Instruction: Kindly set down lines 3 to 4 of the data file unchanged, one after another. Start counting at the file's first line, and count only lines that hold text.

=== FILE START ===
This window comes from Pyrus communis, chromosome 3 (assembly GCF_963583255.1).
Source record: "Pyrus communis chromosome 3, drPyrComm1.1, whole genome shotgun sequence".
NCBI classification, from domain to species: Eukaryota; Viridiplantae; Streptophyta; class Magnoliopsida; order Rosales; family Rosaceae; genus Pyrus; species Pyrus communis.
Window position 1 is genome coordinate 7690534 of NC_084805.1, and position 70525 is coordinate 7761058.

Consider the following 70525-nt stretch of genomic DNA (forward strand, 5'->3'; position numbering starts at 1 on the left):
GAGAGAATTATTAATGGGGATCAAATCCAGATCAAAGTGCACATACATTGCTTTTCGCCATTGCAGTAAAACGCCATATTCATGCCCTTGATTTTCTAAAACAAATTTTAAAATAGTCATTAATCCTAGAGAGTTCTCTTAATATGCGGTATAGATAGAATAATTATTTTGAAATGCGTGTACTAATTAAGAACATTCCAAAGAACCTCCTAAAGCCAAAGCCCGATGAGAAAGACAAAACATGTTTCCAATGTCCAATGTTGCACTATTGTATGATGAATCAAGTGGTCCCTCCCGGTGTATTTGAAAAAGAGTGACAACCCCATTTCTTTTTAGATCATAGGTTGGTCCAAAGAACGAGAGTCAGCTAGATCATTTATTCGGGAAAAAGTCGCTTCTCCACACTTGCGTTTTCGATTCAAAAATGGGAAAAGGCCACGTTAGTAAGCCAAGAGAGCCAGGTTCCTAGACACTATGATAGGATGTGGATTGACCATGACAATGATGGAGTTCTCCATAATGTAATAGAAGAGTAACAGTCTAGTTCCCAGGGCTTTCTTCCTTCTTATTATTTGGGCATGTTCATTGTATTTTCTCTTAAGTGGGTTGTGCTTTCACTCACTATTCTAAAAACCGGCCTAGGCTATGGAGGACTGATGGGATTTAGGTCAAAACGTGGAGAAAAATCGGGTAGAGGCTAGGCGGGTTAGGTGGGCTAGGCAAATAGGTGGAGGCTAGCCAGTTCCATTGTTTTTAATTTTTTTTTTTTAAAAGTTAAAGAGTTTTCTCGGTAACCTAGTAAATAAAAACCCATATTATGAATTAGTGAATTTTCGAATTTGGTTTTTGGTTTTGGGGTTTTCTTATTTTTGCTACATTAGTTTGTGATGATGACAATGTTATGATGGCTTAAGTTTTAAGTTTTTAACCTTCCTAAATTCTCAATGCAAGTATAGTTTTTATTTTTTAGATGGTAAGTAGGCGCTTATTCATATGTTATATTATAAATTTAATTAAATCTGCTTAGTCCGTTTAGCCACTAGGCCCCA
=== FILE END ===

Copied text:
NCBI classification, from domain to species: Eukaryota; Viridiplantae; Streptophyta; class Magnoliopsida; order Rosales; family Rosaceae; genus Pyrus; species Pyrus communis.
Window position 1 is genome coordinate 7690534 of NC_084805.1, and position 70525 is coordinate 7761058.